The move was rough, but how it translates in the work is that when I moved to Los Angeles, wherever I went there was this Latino influence whereas in Chicago it’s very segregated so I grew up a quarter of my life just surrounded by Black people and living the Black experience. So leaving one culture and falling into another there was a different learning curve so it was necessary to feel that displacement. That’s where the impetus to create this global narrative came from because I realized how easy it is for a person to go from one place to another and be in an environment that is so completely alien to them. What I really try to project in the work is the alienness of the world but also not discounting the extreme adaptability of human beings.
The History of the Frenglish Empire
Frengland is a combination of France and England and initially when I created the Frenglish Empire I was trying to figure out how to interject this actuality of race and class and gender into one period and so it seemed fitting to use the colonial period.
As a child I studied a lot of history because I was always trying to figure out where my narrative came from. All of history is a highlight reel, but American history is even more of a highlight reel, because it discounts and marginalizes a lot of people and events that are important to what has been created. I can trace my ancestry to a state in the south or perhaps an island in the Caribbean, but I can’t trace my ancestry beyond that and so I felt like well if I can’t trace it I’m going to fucking invent it. So I delved through all these history books and decided to create this trajectory that links me back to the continent of Africa. That’s how the Frenglish Empire began, but since then it’s become this incredible soap opera of “You killed my husband!” and “But you killed my sister!”
You see, when you’re taking something as serious as race and class and gender, it’s rather difficult to just throw it out there because then it seems like it’s in your face and that does not encourage dialogue that encourages confrontation, and confrontation is not what I want to put out there initially. We can’t go back and change these events because not only have they already taken place, they’ve been codified within a system. So in my opinion, in order to truly break down and correct all of the historical wrongs we have to first have a dialogue and so I created Frengland to be just that, to be a dialogue, to be a bridge.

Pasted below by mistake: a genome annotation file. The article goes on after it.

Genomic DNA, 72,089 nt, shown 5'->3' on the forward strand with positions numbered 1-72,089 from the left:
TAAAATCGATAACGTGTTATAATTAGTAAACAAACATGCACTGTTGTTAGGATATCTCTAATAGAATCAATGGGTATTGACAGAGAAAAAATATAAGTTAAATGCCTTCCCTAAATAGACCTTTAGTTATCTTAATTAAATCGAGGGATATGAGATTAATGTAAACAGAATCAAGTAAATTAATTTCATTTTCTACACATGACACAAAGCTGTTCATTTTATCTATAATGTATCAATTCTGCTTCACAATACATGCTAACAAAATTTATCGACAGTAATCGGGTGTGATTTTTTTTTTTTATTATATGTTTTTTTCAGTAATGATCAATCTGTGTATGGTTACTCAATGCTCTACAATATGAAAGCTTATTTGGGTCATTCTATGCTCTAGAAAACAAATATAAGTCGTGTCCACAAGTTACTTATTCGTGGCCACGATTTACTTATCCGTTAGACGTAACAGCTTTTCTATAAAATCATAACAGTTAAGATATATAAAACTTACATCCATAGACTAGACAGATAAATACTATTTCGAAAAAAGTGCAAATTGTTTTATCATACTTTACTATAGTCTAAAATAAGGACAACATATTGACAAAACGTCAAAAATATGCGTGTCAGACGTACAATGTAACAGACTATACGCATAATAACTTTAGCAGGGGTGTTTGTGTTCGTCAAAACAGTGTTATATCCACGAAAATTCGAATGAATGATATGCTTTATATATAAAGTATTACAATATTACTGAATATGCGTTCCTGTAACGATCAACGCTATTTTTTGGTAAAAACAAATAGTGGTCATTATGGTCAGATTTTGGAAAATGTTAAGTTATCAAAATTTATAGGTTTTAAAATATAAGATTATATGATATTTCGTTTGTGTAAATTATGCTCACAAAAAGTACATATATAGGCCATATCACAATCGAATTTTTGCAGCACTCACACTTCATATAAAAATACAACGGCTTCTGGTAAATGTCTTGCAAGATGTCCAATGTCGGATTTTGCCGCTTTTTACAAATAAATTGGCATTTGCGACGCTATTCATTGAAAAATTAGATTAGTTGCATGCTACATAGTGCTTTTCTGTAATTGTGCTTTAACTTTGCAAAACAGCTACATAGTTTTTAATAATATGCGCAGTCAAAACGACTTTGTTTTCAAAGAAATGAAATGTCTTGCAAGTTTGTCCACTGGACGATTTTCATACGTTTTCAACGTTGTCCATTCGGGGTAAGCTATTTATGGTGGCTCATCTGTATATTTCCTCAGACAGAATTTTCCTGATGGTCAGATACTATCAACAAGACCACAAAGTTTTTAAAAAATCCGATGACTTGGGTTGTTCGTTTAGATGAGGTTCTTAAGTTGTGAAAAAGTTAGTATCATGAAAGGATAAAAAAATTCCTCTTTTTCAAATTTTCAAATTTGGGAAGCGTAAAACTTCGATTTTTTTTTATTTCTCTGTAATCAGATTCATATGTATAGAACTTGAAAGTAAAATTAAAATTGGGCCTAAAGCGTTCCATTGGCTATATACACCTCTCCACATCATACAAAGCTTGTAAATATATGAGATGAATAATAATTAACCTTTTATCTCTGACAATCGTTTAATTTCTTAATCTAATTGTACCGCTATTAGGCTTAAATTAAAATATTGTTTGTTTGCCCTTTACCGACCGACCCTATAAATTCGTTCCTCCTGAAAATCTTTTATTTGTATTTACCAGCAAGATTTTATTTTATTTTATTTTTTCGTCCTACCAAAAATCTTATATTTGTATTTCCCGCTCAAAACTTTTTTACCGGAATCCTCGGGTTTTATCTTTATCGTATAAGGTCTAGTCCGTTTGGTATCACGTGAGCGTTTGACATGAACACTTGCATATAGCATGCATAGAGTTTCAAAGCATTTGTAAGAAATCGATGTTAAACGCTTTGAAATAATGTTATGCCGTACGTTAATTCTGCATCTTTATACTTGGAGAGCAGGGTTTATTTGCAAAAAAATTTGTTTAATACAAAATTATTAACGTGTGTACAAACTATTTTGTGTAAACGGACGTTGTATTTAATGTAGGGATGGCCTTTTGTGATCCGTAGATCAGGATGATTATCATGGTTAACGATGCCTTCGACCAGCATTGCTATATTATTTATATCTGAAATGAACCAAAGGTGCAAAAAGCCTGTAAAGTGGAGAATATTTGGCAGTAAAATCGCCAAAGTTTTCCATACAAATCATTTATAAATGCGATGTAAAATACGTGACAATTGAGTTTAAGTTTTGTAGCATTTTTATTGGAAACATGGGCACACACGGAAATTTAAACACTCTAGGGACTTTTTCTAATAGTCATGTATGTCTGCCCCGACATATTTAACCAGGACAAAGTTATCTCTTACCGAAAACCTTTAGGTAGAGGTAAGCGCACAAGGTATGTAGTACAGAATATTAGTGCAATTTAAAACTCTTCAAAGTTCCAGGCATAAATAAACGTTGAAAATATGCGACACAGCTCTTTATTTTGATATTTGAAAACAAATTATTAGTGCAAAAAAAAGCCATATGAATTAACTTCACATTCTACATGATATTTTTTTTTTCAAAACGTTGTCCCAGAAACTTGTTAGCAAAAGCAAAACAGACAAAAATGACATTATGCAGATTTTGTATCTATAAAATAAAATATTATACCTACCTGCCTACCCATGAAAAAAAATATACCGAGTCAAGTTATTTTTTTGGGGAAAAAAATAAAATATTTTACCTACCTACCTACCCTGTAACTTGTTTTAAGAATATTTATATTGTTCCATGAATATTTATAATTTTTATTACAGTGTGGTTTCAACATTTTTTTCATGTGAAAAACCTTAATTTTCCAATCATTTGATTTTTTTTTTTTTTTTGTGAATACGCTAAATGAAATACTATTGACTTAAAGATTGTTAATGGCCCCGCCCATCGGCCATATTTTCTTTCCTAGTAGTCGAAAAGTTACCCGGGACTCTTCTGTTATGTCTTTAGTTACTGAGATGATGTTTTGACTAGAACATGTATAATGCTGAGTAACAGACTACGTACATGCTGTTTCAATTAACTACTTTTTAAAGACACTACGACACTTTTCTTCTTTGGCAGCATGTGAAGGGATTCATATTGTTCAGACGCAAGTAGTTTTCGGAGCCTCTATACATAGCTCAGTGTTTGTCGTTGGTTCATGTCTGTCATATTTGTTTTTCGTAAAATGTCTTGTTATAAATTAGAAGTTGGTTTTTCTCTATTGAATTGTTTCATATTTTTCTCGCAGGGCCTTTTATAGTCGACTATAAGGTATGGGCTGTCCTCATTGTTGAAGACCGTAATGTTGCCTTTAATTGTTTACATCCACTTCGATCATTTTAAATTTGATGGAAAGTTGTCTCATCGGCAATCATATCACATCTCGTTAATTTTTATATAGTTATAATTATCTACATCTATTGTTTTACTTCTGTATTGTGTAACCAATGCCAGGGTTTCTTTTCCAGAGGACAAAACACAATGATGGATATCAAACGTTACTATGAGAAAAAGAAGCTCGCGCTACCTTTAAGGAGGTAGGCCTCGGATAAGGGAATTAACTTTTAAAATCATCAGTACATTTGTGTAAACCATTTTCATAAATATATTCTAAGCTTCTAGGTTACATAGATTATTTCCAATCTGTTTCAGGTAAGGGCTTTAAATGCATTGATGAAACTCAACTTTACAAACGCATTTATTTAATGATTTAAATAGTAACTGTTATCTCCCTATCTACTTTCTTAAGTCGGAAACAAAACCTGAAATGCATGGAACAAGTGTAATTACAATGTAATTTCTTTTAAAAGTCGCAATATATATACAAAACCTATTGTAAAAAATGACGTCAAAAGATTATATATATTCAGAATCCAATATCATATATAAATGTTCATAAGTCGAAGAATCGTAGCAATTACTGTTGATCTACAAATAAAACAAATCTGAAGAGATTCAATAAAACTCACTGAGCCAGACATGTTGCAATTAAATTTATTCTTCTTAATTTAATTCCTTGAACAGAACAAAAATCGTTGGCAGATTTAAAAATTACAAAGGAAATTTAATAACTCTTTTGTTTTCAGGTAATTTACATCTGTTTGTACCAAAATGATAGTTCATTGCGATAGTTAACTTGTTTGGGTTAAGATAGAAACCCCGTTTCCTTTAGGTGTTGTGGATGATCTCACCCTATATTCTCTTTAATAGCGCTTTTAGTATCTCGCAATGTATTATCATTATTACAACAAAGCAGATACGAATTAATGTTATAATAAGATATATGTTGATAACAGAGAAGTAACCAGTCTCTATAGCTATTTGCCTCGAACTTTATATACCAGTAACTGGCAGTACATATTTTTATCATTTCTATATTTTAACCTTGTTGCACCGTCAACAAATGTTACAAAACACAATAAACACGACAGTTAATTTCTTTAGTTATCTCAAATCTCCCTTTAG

The Convergence of Umar Rashid and Frohawk TwoFeathers
I’ve always created aliases. I’ve never gone by one name for more than 2-3 years. Frohawk was the longest persona, before that it was High Fidel that I did rap under. My whole alternate persona thing began in high school when I joined a graffiti crew and my name was Gras, pronounced like grass.
Then when I started to do the whole story of Frengland and making it about identity politics and finding my own identity, I invented Frohawk because I didn’t really want to talk about myself and I wanted to create a culturally ambiguous character, an immortal storyteller. As High Fidel, Kid Cyclone, Frohawk TwoFeathers, Alarm, all of these people, as I got older everything started to converge so now I feel like the convergence is complete. Within the music that I do I’ve established myself as that person, within the art world I’ve established myself as that person, so now I feel complete. It took me 40 years, but I’ve finally made peace with all of these different aspects of myself.